What changes are we making to the Mammoet organisation to refocus on renewables customers?
PvG: We have decided to set up a global onshore wind group; a group of specialists that will develop our wind portfolio. This will not change the present setup of the regional structure in Mammoet – we will continue to undertake projects through our regions – but this group will oversee all the wind projects in the regions, capture lessons learned, optimise wind-specific assets and also liaise with the Innovations department to find the right innovations to serve this key market.
This wind group is led by Pieter Jacobs, who will be the key account manager for all of the wind OEMs worldwide, and we’re looking to set up several framework contracts with them in order to provide them with the best service possible.
DA: Offshore wind projects will still be operating from our regions, with our Global Segment Lead Francisco Rodrigues – who has significant experience in offshore wind projects from his time at DEME and elsewhere in the sector – available to support all projects.
Will this affect the way wind projects are sold in any other way?
PvG: I’m not ashamed to say that we have certainly learned our lessons in the past. It should not be a secret to the industry that there are challenges coming with lump sum projects – both for the developers but also the sub-contractors in heavy lifting and transport. The lesson that we have experienced is that combining transport, craneage and installation (TCI) is not the ideal approach. In onshore wind, work takes place in an area that can by definition cause delays, thanks to windy conditions, geographic remoteness or other factors. This makes lines of responsibility blurry if the entire TCI scope is undertaken by one sub-contractor. We are promoting a model where the scope is divided with transport and craneage in one hand and installation on the other hand, whereby it’s clear for the developers who holds the responsibility and it’s clear in which direction they need to turn if things are not running as they should be.
We feel comfortable and have undoubted capability in transport and craneage, but installation and commissioning are not part of our core services, so it is better that these scopes are undertaken by specialists in these disciplines. The key here is to have focus and clarity of roles. If you have that, this ultimately gives the developer a platform to have clear contracts in place, and also a better way to assess performance.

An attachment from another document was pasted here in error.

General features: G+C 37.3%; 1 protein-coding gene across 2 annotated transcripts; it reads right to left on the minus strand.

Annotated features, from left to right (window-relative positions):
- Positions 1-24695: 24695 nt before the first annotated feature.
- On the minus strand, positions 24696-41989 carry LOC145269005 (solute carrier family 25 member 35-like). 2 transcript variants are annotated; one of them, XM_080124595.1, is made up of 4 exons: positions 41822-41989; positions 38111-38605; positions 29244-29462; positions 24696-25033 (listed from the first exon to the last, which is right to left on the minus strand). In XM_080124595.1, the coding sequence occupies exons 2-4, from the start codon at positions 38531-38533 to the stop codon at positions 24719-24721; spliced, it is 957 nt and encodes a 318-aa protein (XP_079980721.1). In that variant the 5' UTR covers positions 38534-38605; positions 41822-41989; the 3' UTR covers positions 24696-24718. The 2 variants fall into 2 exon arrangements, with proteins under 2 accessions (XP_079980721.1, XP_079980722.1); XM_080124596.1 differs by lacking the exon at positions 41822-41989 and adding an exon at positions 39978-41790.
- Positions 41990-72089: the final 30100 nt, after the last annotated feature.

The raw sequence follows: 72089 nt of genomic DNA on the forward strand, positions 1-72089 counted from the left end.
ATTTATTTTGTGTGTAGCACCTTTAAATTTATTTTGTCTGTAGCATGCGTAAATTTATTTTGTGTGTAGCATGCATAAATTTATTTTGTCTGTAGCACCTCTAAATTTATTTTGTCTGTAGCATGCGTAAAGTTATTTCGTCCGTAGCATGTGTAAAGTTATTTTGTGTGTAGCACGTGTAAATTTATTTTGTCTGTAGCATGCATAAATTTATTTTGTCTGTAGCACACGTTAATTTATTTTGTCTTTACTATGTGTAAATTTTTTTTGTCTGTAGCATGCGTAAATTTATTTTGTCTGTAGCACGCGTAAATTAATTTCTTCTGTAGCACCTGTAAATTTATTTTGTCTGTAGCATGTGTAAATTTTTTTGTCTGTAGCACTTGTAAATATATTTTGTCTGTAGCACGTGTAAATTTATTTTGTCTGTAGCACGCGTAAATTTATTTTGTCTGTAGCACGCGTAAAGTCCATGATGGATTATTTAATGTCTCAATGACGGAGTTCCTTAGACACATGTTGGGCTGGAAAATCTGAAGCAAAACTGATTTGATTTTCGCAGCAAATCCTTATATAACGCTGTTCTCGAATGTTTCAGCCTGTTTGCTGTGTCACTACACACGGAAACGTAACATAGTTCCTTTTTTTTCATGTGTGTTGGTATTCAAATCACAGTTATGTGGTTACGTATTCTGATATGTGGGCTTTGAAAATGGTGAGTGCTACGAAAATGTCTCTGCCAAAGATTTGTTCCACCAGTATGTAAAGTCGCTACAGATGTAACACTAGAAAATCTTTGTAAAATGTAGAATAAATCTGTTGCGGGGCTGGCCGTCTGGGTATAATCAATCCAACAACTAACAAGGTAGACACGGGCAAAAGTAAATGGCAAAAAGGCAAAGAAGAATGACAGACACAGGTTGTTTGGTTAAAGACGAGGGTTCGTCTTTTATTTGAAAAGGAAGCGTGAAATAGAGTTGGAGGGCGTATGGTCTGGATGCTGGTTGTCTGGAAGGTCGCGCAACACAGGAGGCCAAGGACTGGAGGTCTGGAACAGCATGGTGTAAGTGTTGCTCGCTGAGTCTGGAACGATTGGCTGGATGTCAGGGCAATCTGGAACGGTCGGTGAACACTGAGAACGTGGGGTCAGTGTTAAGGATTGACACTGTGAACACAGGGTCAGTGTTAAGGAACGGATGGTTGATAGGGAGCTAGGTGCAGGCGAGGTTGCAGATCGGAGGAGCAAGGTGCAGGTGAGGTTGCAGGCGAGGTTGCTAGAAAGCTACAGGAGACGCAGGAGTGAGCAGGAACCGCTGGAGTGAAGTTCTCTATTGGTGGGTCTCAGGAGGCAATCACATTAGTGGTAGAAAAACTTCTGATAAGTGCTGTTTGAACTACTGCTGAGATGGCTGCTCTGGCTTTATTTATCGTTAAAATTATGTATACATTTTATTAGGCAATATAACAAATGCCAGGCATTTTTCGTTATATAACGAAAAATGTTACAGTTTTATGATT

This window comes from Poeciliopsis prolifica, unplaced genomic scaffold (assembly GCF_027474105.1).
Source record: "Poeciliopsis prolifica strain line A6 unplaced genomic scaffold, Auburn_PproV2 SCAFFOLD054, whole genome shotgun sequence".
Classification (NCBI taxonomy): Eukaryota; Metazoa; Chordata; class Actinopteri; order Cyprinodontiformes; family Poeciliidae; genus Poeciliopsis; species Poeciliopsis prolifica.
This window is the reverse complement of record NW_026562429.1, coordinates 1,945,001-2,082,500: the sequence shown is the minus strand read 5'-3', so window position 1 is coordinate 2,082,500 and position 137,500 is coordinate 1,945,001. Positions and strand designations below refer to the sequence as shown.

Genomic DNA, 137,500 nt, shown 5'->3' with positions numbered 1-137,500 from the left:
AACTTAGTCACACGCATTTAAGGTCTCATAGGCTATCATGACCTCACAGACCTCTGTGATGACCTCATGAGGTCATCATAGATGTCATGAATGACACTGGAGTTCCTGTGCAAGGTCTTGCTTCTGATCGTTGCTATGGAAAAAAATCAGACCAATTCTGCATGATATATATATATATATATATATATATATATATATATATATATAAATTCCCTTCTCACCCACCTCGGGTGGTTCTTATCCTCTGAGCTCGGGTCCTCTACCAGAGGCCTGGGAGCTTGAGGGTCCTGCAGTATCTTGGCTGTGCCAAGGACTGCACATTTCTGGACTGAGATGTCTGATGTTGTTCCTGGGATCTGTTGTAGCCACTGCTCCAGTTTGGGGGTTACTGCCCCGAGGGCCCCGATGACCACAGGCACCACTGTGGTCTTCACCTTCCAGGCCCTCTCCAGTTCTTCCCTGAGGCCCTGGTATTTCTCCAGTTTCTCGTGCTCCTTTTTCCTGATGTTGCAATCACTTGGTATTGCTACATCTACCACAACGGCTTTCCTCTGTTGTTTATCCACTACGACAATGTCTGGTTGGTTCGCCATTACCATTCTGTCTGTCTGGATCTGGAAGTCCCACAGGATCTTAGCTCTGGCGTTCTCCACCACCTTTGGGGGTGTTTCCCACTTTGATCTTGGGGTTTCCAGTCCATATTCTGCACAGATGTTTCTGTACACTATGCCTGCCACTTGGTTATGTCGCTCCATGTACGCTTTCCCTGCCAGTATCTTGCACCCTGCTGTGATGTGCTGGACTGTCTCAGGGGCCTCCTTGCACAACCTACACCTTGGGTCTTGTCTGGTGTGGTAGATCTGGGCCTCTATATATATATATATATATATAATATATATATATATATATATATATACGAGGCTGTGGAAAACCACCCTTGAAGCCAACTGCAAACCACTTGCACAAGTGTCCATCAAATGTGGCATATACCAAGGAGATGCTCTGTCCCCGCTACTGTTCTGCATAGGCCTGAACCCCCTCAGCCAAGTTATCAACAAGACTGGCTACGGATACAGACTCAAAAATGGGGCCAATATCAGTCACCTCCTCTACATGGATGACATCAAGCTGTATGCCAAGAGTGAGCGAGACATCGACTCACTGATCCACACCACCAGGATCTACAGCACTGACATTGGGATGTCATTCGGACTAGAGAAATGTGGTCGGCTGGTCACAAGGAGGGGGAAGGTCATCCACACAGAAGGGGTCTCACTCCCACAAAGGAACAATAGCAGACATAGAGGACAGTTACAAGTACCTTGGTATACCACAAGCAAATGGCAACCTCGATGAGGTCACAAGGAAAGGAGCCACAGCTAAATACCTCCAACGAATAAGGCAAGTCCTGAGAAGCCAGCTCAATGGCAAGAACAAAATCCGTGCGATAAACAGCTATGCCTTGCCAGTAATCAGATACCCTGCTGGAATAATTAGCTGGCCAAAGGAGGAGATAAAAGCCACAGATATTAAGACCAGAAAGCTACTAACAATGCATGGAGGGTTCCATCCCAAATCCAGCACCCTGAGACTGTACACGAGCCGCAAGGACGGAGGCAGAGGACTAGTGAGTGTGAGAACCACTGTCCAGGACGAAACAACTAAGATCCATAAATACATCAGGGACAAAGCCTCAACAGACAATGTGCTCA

If you take out this blurring, you also remove much of the risk of a project. It’s like building a house: whenever you have a delay with the carpenters, the carpenters will start to complain and point at the bricklayers, and the bricklayers will potentially blame the team that laid the foundations. Making sure there is clarity in the roles will help developers or EPCs to manage projects better. Installation, commissioning, controlling the full logistics supply chain – these are activities that require completely different expertise.
JK: There’s a comparison to be made with oil and gas here, too. There, you have an owner who hires an EPC contractor for the total package, who then has knowledge of the total scope of work and can request heavy lifting and transport through a freight forwarding company, or from a company like Mammoet. In the past, in wind, the market has operated under a different model, where due to our position as a very knowledgeable provider of heavy lifting and transport we took responsibility for the full scope. However, we are the specialists in heavy lifting and heavy transportation; we want to play that role. We should be honest to ourselves and to the industry: we do not want to undertake commissioning and installation scopes, because they are not what we are best at; they are not our cup of tea.
Why has Mammoet chosen to review its geographical footprint at this time?
PvG: When we were progressing with the integration of ALE, at the same time we were hit by the coronavirus crisis, just like every other company in our industry. It was a challenging year – maybe that’s an understatement – but we wanted to come up with the right approach. We wanted to come out of the coronavirus crisis as a stronger company.
So, we engaged with a consultant to review our geographic locations, our performance, the economic outlook. We ran scenarios about how regions would develop, following the pandemic. Based on that process, we are making changes across our business; in Australia, in South America, in Europe – and it’s all around optimising our portfolio of locations, clusters and countries, to continue to serve the customer in the best way possible during the upcoming period of recovery and growth.
What is the strategy behind this change?
PvG: It’s all about achieving clarity and focus. For example, we have always had a strong portfolio in nuclear. This was always a capability, a strength within Mammoet, and we want to build upon that on a global scale. We already touched upon the renewables sector. Eastern Europe is strategically a very interesting part of the world for us that we can further grow. We are developing a plan of how to grow rapidly in Germany and use that as a springboard to serve Eastern Europe. In Australia we’re building up an organisation that could be used to expand further into Southeast Asia.
DA: We are refocusing, reshaping and ramping up where we see opportunities. The coming years will be a period of growth for Mammoet.